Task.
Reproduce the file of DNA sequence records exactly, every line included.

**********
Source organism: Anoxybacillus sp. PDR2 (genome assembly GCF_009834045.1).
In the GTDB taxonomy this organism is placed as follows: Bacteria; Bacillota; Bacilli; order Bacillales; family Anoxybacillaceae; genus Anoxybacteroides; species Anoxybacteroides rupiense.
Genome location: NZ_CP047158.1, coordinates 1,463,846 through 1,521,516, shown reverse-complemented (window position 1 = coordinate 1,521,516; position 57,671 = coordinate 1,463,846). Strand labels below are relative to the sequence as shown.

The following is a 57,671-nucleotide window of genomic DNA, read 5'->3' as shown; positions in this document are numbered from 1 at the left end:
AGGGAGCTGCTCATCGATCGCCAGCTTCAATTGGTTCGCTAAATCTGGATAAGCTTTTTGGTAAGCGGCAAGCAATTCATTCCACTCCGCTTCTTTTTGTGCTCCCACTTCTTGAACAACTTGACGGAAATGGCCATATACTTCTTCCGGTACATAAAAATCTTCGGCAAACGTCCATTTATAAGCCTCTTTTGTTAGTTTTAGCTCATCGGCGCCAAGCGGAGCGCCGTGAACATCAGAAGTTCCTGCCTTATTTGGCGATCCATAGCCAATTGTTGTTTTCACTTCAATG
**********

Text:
Source organism: Anoxybacillus sp. PDR2 (genome assembly GCF_009834045.1).
In the GTDB taxonomy this organism is placed as follows: Bacteria; Bacillota; Bacilli; order Bacillales; family Anoxybacillaceae; genus Anoxybacteroides; species Anoxybacteroides rupiense.
Genome location: NZ_CP047158.1, coordinates 1,463,846 through 1,521,516, shown reverse-complemented (window position 1 = coordinate 1,521,516; position 57,671 = coordinate 1,463,846). Strand labels below are relative to the sequence as shown.

The following is a 57,671-nucleotide window of genomic DNA, read 5'->3' as shown; positions in this document are numbered from 1 at the left end:
AGGGAGCTGCTCATCGATCGCCAGCTTCAATTGGTTCGCTAAATCTGGATAAGCTTTTTGGTAAGCGGCAAGCAATTCATTCCACTCCGCTTCTTTTTGTGCTCCCACTTCTTGAACAACTTGACGGAAATGGCCATATACTTCTTCCGGTACATAAAAATCTTCGGCAAACGTCCATTTATAAGCCTCTTTTGTTAGTTTTAGCTCATCGGCGCCAAGCGGAGCGCCGTGAACATCAGAAGTTCCTGCCTTATTTGGCGATCCATAGCCAATTGTTGTTTTCACTTCAATG